The infusion of federal dollars could expand implementation further in the state, where the market has been thriving.
Stephen Singer, Staff Writer, Portland Press Herald
Eben Perkins says his South Portland house used to feel like a “sub-zero tundra” in winter.
After shoring up the insulation a few years back, he and his wife installed an air-source heat pump system with four indoor units but kept their gas boiler as a backup. He said the house is much more comfortable now, and he hasn’t had to use the furnace at all so far this winter.
Perkins is vice president of a Portland energy consulting firm, so he knows more than most about the benefits of electrifying a house. But his advice to others considering moving to heat pumps is to think big.
“Don’t rule out the whole house option,” said Perkins, whose company, Competitive Energy Services, works with customers on market assessments, navigates state and federal energy legislation, and develops strategic plans for energy investment. As long as people have a backup power option, he said, a whole house retrofit can both heat and cool a home efficiently while helping lower greenhouse gas emissions.
Maine already has become a leader in heat pump installation, and the trend seems certain to continue as units become more versatile and as subsidies help defray upfront costs.
Three months ago, Gov. Janet Mills announced that the state has surpassed its goal of installing 100,000 heat pumps by 2025, two years ahead of schedule. She has set an updated target of installing 175,000 more heat pumps in Maine by 2027, and the state soon will have a new source of federal funding to help reach that goal.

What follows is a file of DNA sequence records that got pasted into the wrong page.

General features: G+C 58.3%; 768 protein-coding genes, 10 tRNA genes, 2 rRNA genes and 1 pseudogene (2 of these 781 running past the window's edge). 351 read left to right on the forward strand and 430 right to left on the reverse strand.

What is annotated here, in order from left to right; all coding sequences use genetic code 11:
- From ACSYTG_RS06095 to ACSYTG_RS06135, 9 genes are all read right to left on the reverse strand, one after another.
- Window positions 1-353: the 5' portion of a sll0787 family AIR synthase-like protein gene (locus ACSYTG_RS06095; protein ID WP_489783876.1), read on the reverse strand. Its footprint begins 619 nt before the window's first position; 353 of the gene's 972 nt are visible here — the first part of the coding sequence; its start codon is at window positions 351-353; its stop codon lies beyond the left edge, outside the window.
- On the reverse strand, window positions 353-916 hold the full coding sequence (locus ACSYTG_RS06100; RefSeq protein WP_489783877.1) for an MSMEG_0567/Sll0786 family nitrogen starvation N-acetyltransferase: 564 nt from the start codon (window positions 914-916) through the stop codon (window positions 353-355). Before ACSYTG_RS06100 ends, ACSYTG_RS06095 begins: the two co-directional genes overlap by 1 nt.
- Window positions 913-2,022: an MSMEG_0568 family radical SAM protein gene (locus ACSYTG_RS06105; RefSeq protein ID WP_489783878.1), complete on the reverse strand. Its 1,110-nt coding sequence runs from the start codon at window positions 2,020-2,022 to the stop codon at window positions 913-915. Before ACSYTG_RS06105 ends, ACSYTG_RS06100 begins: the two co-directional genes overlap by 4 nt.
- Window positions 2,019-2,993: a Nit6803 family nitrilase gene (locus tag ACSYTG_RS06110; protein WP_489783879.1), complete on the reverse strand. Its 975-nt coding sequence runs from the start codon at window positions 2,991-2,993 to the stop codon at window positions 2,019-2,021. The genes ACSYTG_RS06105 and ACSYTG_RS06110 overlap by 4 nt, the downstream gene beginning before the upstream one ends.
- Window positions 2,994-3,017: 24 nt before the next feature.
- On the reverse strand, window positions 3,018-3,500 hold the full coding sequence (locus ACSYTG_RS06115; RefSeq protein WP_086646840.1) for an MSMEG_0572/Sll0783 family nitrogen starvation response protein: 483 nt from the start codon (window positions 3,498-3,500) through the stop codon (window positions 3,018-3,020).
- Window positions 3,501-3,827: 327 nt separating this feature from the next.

The Inflation Reduction Act, which was passed in 2022, will provide more than $71.6 million in home-energy-rebate funding to the state, according to the Governor’s Energy Office. The money will be divided equally between energy efficiency and electrification and appliances, including heat pumps. Both programs will focus on low-income homeowners, who often see the cost of installing heat pumps as an insurmountable barrier.
The Governor’s Energy Office will partner with Efficiency Maine, a quasi-government agency that oversees state energy incentives, and MaineHousing, a state agency that links public and private housing finance, to draft a plan in early 2024. After the U.S. Department of Energy offers guidance, the state will be able to receive and spend the money.
Officials expect heat pumps for multifamily housing units to be eligible for funding, which has not been the case so far. But details about eligibility have yet to be finalized.
Heat Pumps Widely Embraced
Heat pumps have been used for decades to heat homes, but they’ve only recently become more popular, touted by policymakers and the energy industry as a way to reduce greenhouse gas emissions from buildings, which are a major source of carbon.
Heat pumps run on electricity and can be used both to heat and cool buildings. They often replace oil or gas furnaces. The pumps extract heat from outdoor air or underground and transfer it inside – instead of heating a coil in a furnace, for instance. They also cool homes by pulling heat from indoors and dumping it outside or underground.
Now that heat pumps have become more accessible, the focus has shifted to creating multiple heating and cooling zones in homes, said Carson Lynch at LaPlante Electric in Scarborough.
“Now we’re thinking more creatively about system design,” he said.
One reason for Maine’s success at installing heat pumps is a lack of unified opposition, said Joel Rosenberg, senior program manager of special projects at Rewiring America, a nonprofit focused on electrifying homes, businesses, and communities. Businesses that deliver propane or heating oil, for example, tend to be family-owned and are “not a very well-organized group,” unlike natural gas utilities that are strong lobbying forces, he said.
“In Maine, there wasn’t that political force opposing the ability to allow people to switch from delivered fuel oil to heat pump, or at least to get a heat pump installed to take some of the load off of the fuel oil for a good chunk of the year,” he said.